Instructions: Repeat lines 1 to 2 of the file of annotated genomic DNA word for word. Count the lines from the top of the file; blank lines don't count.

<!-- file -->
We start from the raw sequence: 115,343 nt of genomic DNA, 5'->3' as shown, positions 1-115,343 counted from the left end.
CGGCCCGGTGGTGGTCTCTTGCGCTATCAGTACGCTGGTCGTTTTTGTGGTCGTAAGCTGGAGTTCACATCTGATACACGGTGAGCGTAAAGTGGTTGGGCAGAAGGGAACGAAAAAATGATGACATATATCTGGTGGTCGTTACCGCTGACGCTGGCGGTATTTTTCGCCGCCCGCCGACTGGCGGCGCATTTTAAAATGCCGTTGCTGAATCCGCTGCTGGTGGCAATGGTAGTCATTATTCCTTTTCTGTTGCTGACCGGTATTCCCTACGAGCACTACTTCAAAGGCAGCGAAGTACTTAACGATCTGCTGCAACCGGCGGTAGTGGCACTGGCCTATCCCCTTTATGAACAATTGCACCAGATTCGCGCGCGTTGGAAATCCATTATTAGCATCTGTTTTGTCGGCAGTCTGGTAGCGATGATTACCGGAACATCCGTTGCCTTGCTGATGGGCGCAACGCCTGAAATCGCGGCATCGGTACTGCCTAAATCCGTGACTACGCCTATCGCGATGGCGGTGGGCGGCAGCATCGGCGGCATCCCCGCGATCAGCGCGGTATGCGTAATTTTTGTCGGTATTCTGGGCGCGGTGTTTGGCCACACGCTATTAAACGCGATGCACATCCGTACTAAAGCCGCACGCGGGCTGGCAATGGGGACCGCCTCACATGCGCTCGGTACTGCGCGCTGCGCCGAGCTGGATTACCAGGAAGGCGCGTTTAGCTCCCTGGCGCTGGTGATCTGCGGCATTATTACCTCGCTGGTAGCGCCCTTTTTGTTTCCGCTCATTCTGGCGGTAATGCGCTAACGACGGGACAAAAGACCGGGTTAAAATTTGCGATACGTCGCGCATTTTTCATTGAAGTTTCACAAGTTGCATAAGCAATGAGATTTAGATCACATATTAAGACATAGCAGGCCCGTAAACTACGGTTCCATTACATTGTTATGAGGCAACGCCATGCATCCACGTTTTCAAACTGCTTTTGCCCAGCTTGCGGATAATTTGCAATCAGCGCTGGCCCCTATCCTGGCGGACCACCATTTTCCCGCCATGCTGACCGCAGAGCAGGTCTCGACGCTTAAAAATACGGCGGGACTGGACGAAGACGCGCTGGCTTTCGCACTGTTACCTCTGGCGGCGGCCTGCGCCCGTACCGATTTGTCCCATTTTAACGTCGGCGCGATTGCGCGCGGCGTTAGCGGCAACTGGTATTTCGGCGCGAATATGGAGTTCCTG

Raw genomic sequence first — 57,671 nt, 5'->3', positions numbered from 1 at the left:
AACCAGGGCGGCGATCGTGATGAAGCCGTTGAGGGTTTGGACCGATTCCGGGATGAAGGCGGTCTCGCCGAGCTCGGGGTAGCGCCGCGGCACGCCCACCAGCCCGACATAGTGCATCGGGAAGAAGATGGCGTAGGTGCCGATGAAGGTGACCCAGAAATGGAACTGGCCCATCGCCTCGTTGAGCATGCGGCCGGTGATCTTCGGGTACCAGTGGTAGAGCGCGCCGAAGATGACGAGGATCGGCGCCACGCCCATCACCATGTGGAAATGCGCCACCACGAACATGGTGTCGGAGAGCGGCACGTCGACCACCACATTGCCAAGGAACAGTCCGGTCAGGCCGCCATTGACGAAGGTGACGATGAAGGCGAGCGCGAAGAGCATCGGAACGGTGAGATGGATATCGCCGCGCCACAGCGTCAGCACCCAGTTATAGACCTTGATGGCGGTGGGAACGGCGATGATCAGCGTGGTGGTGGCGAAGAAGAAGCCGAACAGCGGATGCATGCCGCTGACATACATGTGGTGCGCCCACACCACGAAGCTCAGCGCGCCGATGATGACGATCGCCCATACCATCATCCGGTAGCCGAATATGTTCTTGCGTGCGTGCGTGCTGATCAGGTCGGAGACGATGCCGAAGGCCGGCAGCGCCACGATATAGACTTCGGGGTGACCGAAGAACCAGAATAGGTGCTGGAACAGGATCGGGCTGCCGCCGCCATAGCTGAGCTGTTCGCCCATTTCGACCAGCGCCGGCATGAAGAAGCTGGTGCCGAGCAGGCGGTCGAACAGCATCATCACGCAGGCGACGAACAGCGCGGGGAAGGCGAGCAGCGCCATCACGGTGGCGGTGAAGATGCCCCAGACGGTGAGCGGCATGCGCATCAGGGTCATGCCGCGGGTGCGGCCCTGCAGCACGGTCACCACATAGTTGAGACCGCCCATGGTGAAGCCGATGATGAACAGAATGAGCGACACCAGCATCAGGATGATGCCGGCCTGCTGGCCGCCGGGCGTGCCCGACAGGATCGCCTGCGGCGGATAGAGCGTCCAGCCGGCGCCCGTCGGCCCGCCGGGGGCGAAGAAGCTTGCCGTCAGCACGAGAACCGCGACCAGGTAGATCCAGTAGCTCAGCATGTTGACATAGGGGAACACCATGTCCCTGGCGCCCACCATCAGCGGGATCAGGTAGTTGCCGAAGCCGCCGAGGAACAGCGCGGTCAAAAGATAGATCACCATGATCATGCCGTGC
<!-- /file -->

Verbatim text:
We start from the raw sequence: 115,343 nt of genomic DNA, 5'->3' as shown, positions 1-115,343 counted from the left end.
CGGCCCGGTGGTGGTCTCTTGCGCTATCAGTACGCTGGTCGTTTTTGTGGTCGTAAGCTGGAGTTCACATCTGATACACGGTGAGCGTAAAGTGGTTGGGCAGAAGGGAACGAAAAAATGATGACATATATCTGGTGGTCGTTACCGCTGACGCTGGCGGTATTTTTCGCCGCCCGCCGACTGGCGGCGCATTTTAAAATGCCGTTGCTGAATCCGCTGCTGGTGGCAATGGTAGTCATTATTCCTTTTCTGTTGCTGACCGGTATTCCCTACGAGCACTACTTCAAAGGCAGCGAAGTACTTAACGATCTGCTGCAACCGGCGGTAGTGGCACTGGCCTATCCCCTTTATGAACAATTGCACCAGATTCGCGCGCGTTGGAAATCCATTATTAGCATCTGTTTTGTCGGCAGTCTGGTAGCGATGATTACCGGAACATCCGTTGCCTTGCTGATGGGCGCAACGCCTGAAATCGCGGCATCGGTACTGCCTAAATCCGTGACTACGCCTATCGCGATGGCGGTGGGCGGCAGCATCGGCGGCATCCCCGCGATCAGCGCGGTATGCGTAATTTTTGTCGGTATTCTGGGCGCGGTGTTTGGCCACACGCTATTAAACGCGATGCACATCCGTACTAAAGCCGCACGCGGGCTGGCAATGGGGACCGCCTCACATGCGCTCGGTACTGCGCGCTGCGCCGAGCTGGATTACCAGGAAGGCGCGTTTAGCTCCCTGGCGCTGGTGATCTGCGGCATTATTACCTCGCTGGTAGCGCCCTTTTTGTTTCCGCTCATTCTGGCGGTAATGCGCTAACGACGGGACAAAAGACCGGGTTAAAATTTGCGATACGTCGCGCATTTTTCATTGAAGTTTCACAAGTTGCATAAGCAATGAGATTTAGATCACATATTAAGACATAGCAGGCCCGTAAACTACGGTTCCATTACATTGTTATGAGGCAACGCCATGCATCCACGTTTTCAAACTGCTTTTGCCCAGCTTGCGGATAATTTGCAATCAGCGCTGGCCCCTATCCTGGCGGACCACCATTTTCCCGCCATGCTGACCGCAGAGCAGGTCTCGACGCTTAAAAATACGGCGGGACTGGACGAAGACGCGCTGGCTTTCGCACTGTTACCTCTGGCGGCGGCCTGCGCCCGTACCGATTTGTCCCATTTTAACGTCGGCGCGATTGCGCGCGGCGTTAGCGGCAACTGGTATTTCGGCGCGAATATGGAGTTCCTG